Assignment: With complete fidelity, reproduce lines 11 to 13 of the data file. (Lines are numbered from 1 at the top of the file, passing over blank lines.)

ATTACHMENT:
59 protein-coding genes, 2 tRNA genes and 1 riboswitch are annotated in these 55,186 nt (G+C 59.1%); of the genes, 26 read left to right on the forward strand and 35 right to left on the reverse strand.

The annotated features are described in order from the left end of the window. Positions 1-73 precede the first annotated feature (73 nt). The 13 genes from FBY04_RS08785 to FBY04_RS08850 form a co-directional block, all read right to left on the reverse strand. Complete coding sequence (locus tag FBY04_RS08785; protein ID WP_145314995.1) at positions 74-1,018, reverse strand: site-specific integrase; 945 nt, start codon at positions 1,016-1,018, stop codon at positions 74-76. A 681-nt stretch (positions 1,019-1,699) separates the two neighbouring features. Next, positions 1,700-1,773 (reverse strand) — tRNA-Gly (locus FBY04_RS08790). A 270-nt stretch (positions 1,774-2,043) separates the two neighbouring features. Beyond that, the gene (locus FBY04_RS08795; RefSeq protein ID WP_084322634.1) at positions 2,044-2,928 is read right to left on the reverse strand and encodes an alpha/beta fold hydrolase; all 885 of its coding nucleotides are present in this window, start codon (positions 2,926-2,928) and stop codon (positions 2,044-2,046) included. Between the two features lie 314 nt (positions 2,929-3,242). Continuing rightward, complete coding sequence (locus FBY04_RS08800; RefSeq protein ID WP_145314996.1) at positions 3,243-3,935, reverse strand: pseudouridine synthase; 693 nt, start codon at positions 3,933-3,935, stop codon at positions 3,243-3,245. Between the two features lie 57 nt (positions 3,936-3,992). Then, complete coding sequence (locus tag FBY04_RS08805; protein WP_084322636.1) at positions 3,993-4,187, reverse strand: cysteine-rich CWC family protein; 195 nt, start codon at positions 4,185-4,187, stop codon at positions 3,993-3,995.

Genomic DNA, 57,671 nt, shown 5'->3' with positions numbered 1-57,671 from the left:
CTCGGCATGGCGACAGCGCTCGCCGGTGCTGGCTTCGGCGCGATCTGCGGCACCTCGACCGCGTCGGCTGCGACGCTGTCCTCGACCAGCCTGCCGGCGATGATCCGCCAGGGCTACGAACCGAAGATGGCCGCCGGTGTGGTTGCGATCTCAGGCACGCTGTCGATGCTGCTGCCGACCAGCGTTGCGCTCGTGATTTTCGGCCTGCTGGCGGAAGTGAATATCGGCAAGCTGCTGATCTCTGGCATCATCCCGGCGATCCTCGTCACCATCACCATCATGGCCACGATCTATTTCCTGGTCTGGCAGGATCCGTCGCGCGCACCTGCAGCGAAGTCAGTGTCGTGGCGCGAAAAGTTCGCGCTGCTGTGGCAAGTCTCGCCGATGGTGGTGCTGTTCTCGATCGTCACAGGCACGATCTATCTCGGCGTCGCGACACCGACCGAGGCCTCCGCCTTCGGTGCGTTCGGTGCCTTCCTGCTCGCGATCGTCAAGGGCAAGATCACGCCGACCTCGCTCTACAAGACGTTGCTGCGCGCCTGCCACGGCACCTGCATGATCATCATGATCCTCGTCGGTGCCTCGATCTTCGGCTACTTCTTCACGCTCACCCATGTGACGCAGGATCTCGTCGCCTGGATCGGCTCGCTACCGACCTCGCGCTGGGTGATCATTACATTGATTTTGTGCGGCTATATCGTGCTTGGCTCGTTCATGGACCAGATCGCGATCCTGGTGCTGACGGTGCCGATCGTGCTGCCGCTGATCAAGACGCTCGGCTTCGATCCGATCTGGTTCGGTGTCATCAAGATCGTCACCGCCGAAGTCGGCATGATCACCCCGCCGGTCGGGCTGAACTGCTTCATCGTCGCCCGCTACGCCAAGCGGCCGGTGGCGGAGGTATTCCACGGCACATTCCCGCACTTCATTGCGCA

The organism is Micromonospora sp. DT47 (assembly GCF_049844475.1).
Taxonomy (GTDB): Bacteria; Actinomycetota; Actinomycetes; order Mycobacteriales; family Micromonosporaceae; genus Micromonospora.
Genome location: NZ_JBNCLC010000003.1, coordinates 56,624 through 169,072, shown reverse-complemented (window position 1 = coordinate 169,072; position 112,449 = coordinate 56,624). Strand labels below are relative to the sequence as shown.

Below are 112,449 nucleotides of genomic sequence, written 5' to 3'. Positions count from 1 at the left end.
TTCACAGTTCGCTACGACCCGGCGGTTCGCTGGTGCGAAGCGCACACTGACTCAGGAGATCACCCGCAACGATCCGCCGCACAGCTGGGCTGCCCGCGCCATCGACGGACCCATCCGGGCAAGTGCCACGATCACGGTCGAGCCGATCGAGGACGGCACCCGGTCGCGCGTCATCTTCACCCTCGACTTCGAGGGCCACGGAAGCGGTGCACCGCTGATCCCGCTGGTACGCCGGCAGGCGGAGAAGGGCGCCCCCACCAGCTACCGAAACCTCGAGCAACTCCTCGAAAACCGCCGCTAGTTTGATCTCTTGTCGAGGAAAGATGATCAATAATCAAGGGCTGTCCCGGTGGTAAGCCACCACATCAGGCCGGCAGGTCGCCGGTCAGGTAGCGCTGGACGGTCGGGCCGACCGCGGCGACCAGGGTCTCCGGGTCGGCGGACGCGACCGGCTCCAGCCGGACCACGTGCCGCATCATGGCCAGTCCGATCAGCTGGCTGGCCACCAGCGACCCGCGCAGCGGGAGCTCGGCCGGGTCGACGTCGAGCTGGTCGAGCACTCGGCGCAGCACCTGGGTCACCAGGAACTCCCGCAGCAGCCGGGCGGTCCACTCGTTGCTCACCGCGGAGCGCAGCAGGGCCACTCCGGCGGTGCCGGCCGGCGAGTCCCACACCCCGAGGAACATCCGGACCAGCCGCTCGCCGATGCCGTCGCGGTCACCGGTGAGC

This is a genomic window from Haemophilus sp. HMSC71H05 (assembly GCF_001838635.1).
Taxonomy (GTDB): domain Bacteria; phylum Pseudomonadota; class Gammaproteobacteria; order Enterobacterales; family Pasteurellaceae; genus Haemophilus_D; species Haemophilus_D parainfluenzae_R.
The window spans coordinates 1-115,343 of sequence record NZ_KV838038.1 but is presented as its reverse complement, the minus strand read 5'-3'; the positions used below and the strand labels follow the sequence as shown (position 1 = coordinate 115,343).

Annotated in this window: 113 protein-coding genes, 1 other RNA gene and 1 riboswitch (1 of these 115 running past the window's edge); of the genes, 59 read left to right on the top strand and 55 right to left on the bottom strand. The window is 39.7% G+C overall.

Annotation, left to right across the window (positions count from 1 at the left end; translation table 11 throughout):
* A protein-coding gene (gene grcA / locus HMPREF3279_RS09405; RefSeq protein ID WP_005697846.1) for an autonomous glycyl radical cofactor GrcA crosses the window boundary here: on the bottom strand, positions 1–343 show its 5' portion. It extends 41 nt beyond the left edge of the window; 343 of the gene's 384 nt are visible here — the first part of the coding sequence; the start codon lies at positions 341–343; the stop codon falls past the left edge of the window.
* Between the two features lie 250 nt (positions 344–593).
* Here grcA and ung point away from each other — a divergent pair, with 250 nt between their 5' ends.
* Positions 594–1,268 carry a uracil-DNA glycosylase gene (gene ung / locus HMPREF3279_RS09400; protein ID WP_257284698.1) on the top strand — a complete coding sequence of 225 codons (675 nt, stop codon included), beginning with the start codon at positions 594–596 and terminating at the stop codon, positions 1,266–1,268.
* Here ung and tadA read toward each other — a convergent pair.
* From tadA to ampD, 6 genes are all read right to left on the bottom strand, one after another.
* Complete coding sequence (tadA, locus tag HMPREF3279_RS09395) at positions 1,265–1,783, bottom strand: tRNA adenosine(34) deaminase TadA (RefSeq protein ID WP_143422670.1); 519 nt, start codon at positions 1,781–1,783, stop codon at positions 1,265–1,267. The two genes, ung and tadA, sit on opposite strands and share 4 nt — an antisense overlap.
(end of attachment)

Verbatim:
Taxonomy (GTDB): domain Bacteria; phylum Pseudomonadota; class Gammaproteobacteria; order Enterobacterales; family Pasteurellaceae; genus Haemophilus_D; species Haemophilus_D parainfluenzae_R.
The window spans coordinates 1-115,343 of sequence record NZ_KV838038.1 but is presented as its reverse complement, the minus strand read 5'-3'; the positions used below and the strand labels follow the sequence as shown (position 1 = coordinate 115,343).

Annotated in this window: 113 protein-coding genes, 1 other RNA gene and 1 riboswitch (1 of these 115 running past the window's edge); of the genes, 59 read left to right on the top strand and 55 right to left on the bottom strand. The window is 39.7% G+C overall.